The Houston Museum of Natural Science was founded in 1909 – meaning that the curators of the Houston Museum of Natural Science have been collecting and preserving natural and cultural treasures for a hundred years now. For this yearlong series, our current curators have chosen one hundred exceptional objects from the Museum’s immense storehouse of specimens and artifacts—one for each year of our history. Check back here frequently to learn more about this diverse selection of behind-the-scenes curiosities—we will post the image and description of a new object every few days.

This description is from Dirk, the museum’s curator of anthropology. He’s chosen a selection of objects that represent human cultures throughout time and around the world, that we’ll be sharing here – and at 100.hmns.org - throughout the year.

maya-tripod-vessel-1This Maya tripod vessel is symbolic for one of the high cultures of Mesoamerica. Its design reflects influence from a region about a 1000 km further West, in the Valley of Mexico.

Given the lack of wheeled transportation in Pre-Columbian days, the spread of Teotihuacan influence from Central Mexico into the Maya area is a testimony into the achievements of that period some 1500 years ago.

Explore thousands of years of Native American history in the John P. McGovern Hall of the Americas, a permanent exhibition at the Houston Museum of Natural Science.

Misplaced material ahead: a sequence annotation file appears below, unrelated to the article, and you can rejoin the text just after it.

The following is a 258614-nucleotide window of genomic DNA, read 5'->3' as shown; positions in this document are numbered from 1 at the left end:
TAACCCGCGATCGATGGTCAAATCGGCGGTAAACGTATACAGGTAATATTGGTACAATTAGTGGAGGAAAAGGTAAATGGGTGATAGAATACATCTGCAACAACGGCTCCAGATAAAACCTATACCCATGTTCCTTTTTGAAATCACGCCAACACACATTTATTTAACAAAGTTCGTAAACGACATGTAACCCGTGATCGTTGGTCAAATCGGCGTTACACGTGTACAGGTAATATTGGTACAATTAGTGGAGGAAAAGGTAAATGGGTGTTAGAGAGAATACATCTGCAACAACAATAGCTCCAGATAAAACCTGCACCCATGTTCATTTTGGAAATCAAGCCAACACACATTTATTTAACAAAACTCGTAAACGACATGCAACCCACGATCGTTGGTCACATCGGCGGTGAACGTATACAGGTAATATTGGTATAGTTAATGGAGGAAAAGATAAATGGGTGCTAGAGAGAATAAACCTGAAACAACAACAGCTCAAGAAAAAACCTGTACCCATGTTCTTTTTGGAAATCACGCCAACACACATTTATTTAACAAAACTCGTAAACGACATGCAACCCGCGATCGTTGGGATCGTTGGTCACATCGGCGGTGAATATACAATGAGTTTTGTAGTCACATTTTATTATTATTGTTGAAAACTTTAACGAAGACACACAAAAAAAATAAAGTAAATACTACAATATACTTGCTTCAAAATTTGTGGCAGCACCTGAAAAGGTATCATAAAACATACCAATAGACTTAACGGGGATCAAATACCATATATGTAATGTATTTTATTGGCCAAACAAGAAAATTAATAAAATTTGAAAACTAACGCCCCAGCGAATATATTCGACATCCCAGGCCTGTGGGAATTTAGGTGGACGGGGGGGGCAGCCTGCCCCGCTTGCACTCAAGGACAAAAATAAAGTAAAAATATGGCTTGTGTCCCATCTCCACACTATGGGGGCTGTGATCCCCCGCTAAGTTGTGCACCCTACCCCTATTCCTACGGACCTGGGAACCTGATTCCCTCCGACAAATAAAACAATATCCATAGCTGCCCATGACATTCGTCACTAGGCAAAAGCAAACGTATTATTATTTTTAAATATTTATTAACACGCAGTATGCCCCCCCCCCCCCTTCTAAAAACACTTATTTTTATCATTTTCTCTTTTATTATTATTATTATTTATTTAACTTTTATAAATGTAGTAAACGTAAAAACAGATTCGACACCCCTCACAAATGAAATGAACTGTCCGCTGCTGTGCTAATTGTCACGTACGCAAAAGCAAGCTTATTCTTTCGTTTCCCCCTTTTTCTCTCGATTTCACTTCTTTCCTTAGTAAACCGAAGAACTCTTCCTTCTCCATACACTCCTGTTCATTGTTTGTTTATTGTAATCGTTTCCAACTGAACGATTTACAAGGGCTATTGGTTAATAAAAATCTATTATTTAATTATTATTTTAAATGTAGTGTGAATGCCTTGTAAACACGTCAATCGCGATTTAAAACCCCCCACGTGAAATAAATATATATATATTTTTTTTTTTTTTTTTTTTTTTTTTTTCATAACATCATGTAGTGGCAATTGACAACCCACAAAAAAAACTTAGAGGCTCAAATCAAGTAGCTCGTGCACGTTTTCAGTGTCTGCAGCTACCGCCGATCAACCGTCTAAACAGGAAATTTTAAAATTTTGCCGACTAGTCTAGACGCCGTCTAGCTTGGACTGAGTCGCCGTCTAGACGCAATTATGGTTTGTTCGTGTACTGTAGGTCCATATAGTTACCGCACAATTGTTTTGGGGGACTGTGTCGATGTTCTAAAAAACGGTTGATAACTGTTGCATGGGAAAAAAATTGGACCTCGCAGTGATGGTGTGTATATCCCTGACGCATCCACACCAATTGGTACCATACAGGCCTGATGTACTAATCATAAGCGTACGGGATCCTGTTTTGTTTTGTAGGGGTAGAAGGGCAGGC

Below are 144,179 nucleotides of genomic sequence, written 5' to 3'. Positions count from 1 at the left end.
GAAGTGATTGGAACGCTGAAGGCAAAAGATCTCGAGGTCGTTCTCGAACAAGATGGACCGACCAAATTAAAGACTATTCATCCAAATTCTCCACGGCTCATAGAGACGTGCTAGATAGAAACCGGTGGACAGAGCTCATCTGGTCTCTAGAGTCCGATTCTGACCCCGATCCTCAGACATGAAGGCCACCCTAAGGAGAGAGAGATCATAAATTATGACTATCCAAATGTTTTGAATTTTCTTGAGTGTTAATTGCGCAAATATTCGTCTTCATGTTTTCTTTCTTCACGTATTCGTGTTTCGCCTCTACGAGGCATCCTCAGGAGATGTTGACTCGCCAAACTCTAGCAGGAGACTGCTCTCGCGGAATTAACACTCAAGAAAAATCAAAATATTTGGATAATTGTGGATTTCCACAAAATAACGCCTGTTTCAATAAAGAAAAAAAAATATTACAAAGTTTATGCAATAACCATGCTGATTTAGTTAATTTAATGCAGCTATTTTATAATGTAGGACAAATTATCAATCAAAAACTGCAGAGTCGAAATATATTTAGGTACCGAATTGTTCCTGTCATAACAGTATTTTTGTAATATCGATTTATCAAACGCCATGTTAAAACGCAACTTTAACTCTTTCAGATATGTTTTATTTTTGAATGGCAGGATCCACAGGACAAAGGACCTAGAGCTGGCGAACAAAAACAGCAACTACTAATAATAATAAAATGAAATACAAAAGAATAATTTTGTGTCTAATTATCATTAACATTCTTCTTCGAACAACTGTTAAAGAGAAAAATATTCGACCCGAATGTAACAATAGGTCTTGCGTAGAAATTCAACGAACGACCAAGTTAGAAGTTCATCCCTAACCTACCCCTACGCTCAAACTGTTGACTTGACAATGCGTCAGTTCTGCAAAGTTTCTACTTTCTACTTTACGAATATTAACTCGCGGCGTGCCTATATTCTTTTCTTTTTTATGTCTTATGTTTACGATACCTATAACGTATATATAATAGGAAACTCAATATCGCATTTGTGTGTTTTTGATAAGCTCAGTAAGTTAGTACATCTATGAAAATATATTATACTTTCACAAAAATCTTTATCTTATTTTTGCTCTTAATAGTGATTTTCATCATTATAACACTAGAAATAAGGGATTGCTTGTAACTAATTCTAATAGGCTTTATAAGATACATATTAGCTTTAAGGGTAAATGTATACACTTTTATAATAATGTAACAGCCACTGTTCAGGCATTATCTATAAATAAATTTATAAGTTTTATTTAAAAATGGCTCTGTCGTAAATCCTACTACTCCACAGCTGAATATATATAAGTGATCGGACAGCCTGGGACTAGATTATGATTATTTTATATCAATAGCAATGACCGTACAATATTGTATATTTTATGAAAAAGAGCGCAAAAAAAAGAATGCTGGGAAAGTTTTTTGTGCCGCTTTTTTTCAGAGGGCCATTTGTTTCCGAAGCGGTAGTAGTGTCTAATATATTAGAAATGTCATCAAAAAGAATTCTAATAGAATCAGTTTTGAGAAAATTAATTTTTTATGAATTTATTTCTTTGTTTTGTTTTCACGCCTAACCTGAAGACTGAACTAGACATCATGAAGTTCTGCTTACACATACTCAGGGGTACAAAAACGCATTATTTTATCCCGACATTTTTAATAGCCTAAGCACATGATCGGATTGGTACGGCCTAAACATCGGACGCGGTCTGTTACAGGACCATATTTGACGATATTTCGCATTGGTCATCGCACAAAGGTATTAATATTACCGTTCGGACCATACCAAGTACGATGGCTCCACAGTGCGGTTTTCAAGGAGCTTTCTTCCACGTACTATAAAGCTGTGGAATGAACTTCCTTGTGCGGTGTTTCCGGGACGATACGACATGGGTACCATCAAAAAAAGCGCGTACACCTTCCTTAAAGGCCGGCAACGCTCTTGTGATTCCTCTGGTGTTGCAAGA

You can see more images of this fascinating artifact – as well as the others we’ve posted so far this year – in the 100 Objects section at 100.hmns.org

Terra Cotta Warriors: An army frozen in time

All eyes have been on China for the last few weeks as Michael Phelps, Usain Bolt and many other Olympians have been shattering world records at the 2008 Beijing Olympics. Media coverage was intense – but this particular video on the Terra Cotta Warriors caught our eye, because we’re eagerly anticipating May 18, 2009 – opening day for Terra Cotta Warriors: Guardian’s of China’s First Emperor at the Houston Museum of Natural Science. Here, Dirk gives us more context on these extraordinary treasures.
Dateline: 240 BC
Mighty Celtic tribes, far from being barbarians, rule over most of what is Western Europe today. Engaged in long distance trade with the Mediterranean, they will soon fall under the sway of an upstart from that region: Rome. Across the water on the northern shores of Africa another mighty empire blossoms: Carthage. It too will eventually fall under the sway of Rome. Further east, Egypt had long faded from its glory days and is ruled by descendants of a Macedonian general who served under Alexander the Great. The famous library in Alexandria is either in the planning stages or has just opened. Meanwhile, more than 7600 miles away, on a windswept hill in Oaxaca, traders from the city of Monte Alban set off to visit the big metropolis further north, Teotihuacan, to strengthen trade ties between these two cities.